The stakes are high because we do need to know whom we can trust and whom we should avoid. And the stakes are high because humans are complex beings who defy categorization. Every time we make an assumption about another person, we miss out on the fullness of who they are. At best, we limit the potential for meaningful relationship; at worse we dehumanize on another.
The brain’s need to create categories becomes dangerous when it is layered on top of what seems to be a deep-rooted human instinct—to assume that the people who look like us are the ones who can keep us safe and that those who seem different are potential enemies. Layered on top of that is our human desire for power, our propensity for abusing power, and our long and troubling history of some groups consistently having power over others.
The result is the tragic and horrifying legacy of racism in our nation—a system of prejudice and power that takes on a life of its own. The result is our Muslim neighbors wondering whether they will ever belong in the nation that is their home. The result is our friends from the churches that worship on our campus worrying that their families may be torn apart. The result is the absurd reality that we need to post signs to let our neighbors know we care.
“No importa de donde eres, estamos contentos que seas nuestro vecino… No matter where you are from, we’re glad you’re our neighbor.” Putting out a yard sign is a nice gesture—maybe a necessary one in this current climate of fear and distrust. To overcome the scourge of racism and prejudice, we need to do so much more. It is a lifelong journey to live into the meaning of our lawn sign.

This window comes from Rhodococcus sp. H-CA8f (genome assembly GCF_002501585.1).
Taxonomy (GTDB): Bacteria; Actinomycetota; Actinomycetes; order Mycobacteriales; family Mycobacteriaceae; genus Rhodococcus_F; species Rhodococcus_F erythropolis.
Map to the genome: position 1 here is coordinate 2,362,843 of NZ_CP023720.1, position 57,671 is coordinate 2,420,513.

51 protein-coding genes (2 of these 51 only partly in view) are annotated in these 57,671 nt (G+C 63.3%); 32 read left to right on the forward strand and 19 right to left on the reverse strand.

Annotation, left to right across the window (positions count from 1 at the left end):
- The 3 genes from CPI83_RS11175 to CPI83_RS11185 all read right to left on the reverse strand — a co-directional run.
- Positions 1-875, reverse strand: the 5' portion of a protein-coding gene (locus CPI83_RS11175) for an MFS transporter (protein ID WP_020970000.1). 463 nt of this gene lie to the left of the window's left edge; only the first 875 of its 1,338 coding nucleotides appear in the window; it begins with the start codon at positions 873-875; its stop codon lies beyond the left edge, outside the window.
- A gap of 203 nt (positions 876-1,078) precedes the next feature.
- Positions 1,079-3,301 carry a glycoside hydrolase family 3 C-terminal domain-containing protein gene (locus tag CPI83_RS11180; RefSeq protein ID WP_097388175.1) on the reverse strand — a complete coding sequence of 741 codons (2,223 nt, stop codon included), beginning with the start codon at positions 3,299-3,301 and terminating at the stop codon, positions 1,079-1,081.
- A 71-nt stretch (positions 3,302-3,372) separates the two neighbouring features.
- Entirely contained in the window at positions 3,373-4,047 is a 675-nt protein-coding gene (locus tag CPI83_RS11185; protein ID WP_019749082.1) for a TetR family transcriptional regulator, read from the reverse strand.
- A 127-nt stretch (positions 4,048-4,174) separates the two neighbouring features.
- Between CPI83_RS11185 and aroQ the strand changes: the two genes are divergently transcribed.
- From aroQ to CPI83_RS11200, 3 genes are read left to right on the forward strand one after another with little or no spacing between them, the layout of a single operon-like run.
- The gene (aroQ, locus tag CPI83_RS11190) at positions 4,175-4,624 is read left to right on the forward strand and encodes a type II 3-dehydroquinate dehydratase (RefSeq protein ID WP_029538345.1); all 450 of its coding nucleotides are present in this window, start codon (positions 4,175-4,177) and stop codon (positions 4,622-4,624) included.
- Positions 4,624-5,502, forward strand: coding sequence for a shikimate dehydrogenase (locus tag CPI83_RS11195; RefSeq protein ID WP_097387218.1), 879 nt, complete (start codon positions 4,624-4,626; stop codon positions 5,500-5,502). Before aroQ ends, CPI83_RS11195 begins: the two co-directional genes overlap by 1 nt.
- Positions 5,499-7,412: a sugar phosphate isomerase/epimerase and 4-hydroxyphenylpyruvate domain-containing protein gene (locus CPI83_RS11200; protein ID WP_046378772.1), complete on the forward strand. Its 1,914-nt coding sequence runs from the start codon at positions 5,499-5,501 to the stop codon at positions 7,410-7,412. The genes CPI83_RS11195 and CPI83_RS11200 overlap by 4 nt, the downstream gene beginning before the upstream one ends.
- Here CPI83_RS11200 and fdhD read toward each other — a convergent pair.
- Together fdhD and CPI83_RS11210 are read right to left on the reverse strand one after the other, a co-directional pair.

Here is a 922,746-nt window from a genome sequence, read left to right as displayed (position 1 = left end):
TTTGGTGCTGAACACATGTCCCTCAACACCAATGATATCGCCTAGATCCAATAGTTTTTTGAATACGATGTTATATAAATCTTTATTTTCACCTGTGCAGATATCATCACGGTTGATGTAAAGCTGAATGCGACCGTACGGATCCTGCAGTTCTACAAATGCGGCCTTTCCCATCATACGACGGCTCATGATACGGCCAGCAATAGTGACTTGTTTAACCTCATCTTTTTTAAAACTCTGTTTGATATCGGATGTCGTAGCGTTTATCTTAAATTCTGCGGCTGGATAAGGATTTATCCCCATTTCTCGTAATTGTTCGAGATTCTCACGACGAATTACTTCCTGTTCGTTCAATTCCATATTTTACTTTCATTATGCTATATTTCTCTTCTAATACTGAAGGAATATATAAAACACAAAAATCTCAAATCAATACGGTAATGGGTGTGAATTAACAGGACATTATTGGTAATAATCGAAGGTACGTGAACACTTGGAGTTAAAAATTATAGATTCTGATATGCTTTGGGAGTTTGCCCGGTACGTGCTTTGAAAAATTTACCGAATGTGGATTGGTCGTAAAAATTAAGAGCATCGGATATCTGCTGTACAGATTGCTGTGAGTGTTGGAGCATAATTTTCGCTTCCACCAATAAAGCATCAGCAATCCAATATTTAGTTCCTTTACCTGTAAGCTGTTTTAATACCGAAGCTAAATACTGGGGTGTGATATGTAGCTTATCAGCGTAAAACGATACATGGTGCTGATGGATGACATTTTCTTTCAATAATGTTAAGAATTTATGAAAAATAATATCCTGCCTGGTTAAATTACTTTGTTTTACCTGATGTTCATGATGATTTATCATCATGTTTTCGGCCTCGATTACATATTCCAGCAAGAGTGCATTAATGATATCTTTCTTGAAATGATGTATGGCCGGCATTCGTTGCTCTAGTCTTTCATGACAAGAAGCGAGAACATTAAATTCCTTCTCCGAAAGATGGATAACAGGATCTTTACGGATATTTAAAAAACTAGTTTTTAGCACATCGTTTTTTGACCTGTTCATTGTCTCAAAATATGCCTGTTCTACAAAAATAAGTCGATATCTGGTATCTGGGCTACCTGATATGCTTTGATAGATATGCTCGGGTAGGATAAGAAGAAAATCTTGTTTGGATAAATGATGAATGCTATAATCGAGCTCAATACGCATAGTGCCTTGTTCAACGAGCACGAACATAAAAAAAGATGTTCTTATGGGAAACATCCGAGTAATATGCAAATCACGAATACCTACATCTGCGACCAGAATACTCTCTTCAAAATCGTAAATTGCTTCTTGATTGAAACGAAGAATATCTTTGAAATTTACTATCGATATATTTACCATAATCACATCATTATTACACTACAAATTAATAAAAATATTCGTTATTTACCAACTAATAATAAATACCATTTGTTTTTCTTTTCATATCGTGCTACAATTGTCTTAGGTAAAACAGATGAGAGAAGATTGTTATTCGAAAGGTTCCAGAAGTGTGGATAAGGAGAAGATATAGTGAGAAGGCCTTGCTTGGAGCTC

Our human brains do make sense of the world by putting things—and people—into categories. We cannot escape that reality. We can, however, become aware of the ways our categories continually fall short. We can remind ourselves, over and over, that every person we meet is more complex than our minds can comprehend. We can question the assumptions we make about the people we encounter—and take the time to listen to the stories of their lives.
Our vigilance needs to begin with ourselves—as we uncover layer upon layer of our own assumptions. Our vigilance needs to expand beyond ourselves—as we notice the assumptions made in media, as we become aware of the economic and cultural impact of hundreds of years of racism. Our expanded awareness calls us to action—to struggle our way through a multi-lingual conversation, to advocate for criminal justice reform, to stand on the street corner holding signs.
It may well be true that prejudice is a deep-rooted human instinct. It is certainly true that the desire for power—along with the potential to abuse power—is a deep-rooted human instinct. Our faith calls us to refuse to be controlled by those very real instincts. Instead, we choose to be guided by something greater, by our conviction that we are all God’s beloved, sacred and deserving of respect. And so we put out lawn signs—as an expression of respect for our neighbors, and even more as a reminder to ourselves to keep making that choice, to keep challenging our own assumptions, to keep working for justice. We need lots of signs, for the journey of dismantling racism and prejudice is a long and circuitous one, with confusing directions along the way.
That is why I am ultimately grateful for this perplexing gospel reading. It reminds me that Jesus is not standing, aloof, at some impossibly perfect destination, judging us for making so many wrong turns. Instead, Jesus is on the journey with us. Jesus knows first-hand how our minds work. He understands the inclination to surround ourselves with people we perceive to be like us, for he too fell into the trap of pushing away someone he saw as different.
Jesus is on the journey with us, offering a model for how our hearts and minds can change. Even though he initially ignored the Canaanite woman, he ultimately chose to engage in conversation with her. Through the conversation, he awakened to her humanity—to their shared humanity. Like Jesus, we are changed when we dare to engage—in a conversation, in a relationship that breaks down barriers and breaks apart categories.
Jesus is on the journey with us, urging us to risk a conversation with a stranger, offering grace and guidance when we are lost, encouraging us to keep trying, to keep learning, to keep acting. Let us walk this journey, together with Jesus. Amen.